What is an Age (Brown) Spot?
When skin develops dark brown or black pigmentations, also known as solar lentigines, those are what we call age spots or sun spots even.
Recent technology gives Rejuvenesce MD new treatments in which we are able to improve your skin, and eliminate age spots. Our treatments are proven to reduce or remove these sun spots on the skin, included the face and hands. Technology and Treatments are only half the battle against Age spots though; keeping your skin away from harsh sun light and sun block lotion when exposed to the sun for large periods of time is the other half.
Keeping your skin out of the Tampa, FL sun is not an easy task, so we urge you to keep sun block handy, and limit prolonged exposure to the sun. No matter what age you are, you can begin forming Age (Brown) Spots, but luckily the removal process is quick, easy, and painless.
Rejuvenesce MD can also screen your age (brown) spots or discolorations for skin cancer. Please, do not hesitate to make an appointment and get yourself checked out by a professional.
What Causes Sun Spots?
Your skin has something called "melanin pigment" and that absorbs the suns rays but also helps to naturally protect our skin. As you age, your skin's natural ability to fight harmful UV rays begins to fade, resulting in the development of Sun Spots.
How To Prevent Sun Spots, Age Spots, and Skin Cancer
People flock to Florida for a reason: our sunny climate and beautiful beaches. However, when you are enjoying our wonderful climate, you must be sure to take steps to protect yourself from the adverse effects of soaking up the sun such as skin cancer, sun spots and premature aging.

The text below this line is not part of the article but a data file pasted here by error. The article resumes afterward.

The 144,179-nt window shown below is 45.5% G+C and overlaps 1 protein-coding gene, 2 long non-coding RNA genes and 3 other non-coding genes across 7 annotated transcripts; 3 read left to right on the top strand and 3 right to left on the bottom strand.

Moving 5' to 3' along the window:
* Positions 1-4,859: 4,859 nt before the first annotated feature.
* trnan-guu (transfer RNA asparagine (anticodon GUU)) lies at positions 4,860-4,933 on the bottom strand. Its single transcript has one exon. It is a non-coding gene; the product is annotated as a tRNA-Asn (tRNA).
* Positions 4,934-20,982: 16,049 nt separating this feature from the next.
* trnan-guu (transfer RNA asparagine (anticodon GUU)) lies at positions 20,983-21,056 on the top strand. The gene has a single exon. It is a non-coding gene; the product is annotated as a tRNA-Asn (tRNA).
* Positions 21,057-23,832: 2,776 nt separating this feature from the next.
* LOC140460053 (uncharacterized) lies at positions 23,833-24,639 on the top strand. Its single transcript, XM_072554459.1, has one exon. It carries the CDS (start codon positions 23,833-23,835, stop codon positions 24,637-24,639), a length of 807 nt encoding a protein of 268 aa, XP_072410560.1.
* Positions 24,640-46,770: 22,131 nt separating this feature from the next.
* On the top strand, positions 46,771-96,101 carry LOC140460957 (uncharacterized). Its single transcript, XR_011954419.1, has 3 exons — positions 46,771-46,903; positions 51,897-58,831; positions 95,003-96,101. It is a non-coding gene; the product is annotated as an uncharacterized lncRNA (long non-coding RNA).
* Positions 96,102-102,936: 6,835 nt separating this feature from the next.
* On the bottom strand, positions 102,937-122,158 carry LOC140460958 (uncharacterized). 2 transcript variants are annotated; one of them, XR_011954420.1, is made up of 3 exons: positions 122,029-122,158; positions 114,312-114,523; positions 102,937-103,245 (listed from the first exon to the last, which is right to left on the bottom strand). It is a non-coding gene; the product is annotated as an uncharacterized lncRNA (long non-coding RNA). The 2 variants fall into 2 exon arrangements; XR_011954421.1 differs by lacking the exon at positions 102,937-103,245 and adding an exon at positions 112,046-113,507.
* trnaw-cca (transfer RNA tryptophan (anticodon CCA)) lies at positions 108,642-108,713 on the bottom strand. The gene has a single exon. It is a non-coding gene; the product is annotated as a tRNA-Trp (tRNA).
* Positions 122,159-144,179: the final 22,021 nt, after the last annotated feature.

Skin cancer is an abnormal growth of skin cells caused by overexposure to the sun's ultraviolet rays. Fortunately, most skin cancers are preventable. Avoiding or limiting sun exposure will reduce your risk. Here are some tips to keep safe while you have a fun time in the sun:
- Schedule outdoor activities early in the morning or late in the afternoon. According to the Centers for Disease Control and Prevention, UV rays are the strongest--and most harmful--between 10 AM and 4 PM.
- Always wear sunscreen. Use a sunscreen with a sun protection factor (SPF) of 15 or higher every day. Put it on before you go outside, even if it's cloudy. Apply it on all exposed skin, even your lips unless you're wearing a lip balm that contains sunscreen. Reapply every two hours if you're going to be out in the sun all day and especially if you're sweating or going swimming.
- Cover up. When practical, wear long-sleeved, loose-fitting blouses or shirts, or beach cover-ups, to protect yourself from UV rays. Wear hats with large brims all around to shade your face, ears and neck. Wear sunglasses that block both ultraviolet A (UVA) and ultraviolet B (UVB) rays. Wrap-around sunglasses are an even better bet, since they can block UV rays that can slip through the sides.
- Seek shaded areas. This is a no-brainer, especially when it's hot and humid. However, staying in the shade is no substitute for wearing sunscreen.
- Say goodbye to sun and indoor tanning. Indoor tanning beds emit the same UVA and UVB rays that can cause skin cancer. Constant exposure to the sun and tanning beds can also cause premature wrinkling of the skin and sun spots.
- Be proactive. Thoroughly examine your entire body and look for any new moles or skin growths, as well as changes in existing birthmarks, bumps, freckles or moles. We can perform skin cancer screenings to identify any possible problems. Remember, early detection can save your life.
Has the bright Florida sun left you with unsightly sun spots or other skin blemishes? Make an appointment with one of our qualified professionals to see how we can help.